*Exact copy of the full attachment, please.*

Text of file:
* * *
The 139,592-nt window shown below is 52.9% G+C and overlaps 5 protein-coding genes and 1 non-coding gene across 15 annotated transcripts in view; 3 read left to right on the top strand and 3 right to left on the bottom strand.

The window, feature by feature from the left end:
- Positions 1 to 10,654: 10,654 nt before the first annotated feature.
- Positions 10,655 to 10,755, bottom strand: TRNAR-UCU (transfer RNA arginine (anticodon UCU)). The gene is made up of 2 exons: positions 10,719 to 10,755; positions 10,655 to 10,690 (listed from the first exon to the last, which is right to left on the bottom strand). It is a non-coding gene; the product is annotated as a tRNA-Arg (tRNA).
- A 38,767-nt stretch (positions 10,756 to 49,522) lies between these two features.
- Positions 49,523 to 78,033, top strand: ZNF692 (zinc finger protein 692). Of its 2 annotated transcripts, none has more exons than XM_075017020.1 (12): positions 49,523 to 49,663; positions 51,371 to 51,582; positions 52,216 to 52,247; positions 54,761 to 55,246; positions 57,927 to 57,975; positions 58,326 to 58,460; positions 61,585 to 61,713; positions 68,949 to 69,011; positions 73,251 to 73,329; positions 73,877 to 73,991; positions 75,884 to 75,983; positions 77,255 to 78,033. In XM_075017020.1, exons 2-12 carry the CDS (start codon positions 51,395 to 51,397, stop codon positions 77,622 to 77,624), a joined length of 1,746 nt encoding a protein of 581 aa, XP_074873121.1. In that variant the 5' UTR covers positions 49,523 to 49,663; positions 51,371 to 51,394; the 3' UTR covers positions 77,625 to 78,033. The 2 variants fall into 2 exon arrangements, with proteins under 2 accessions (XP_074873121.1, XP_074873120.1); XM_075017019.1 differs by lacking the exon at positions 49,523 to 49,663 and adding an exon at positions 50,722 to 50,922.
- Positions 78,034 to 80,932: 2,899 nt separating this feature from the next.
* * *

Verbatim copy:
The 139,592-nt window shown below is 52.9% G+C and overlaps 5 protein-coding genes and 1 non-coding gene across 15 annotated transcripts in view; 3 read left to right on the top strand and 3 right to left on the bottom strand.

The window, feature by feature from the left end:
- Positions 1 to 10,654: 10,654 nt before the first annotated feature.
- Positions 10,655 to 10,755, bottom strand: TRNAR-UCU (transfer RNA arginine (anticodon UCU)). The gene is made up of 2 exons: positions 10,719 to 10,755; positions 10,655 to 10,690 (listed from the first exon to the last, which is right to left on the bottom strand). It is a non-coding gene; the product is annotated as a tRNA-Arg (tRNA).
- A 38,767-nt stretch (positions 10,756 to 49,522) lies between these two features.
- Positions 49,523 to 78,033, top strand: ZNF692 (zinc finger protein 692). Of its 2 annotated transcripts, none has more exons than XM_075017020.1 (12): positions 49,523 to 49,663; positions 51,371 to 51,582; positions 52,216 to 52,247; positions 54,761 to 55,246; positions 57,927 to 57,975; positions 58,326 to 58,460; positions 61,585 to 61,713; positions 68,949 to 69,011; positions 73,251 to 73,329; positions 73,877 to 73,991; positions 75,884 to 75,983; positions 77,255 to 78,033. In XM_075017020.1, exons 2-12 carry the CDS (start codon positions 51,395 to 51,397, stop codon positions 77,622 to 77,624), a joined length of 1,746 nt encoding a protein of 581 aa, XP_074873121.1. In that variant the 5' UTR covers positions 49,523 to 49,663; positions 51,371 to 51,394; the 3' UTR covers positions 77,625 to 78,033. The 2 variants fall into 2 exon arrangements, with proteins under 2 accessions (XP_074873121.1, XP_074873120.1); XM_075017019.1 differs by lacking the exon at positions 49,523 to 49,663 and adding an exon at positions 50,722 to 50,922.
- Positions 78,034 to 80,932: 2,899 nt separating this feature from the next.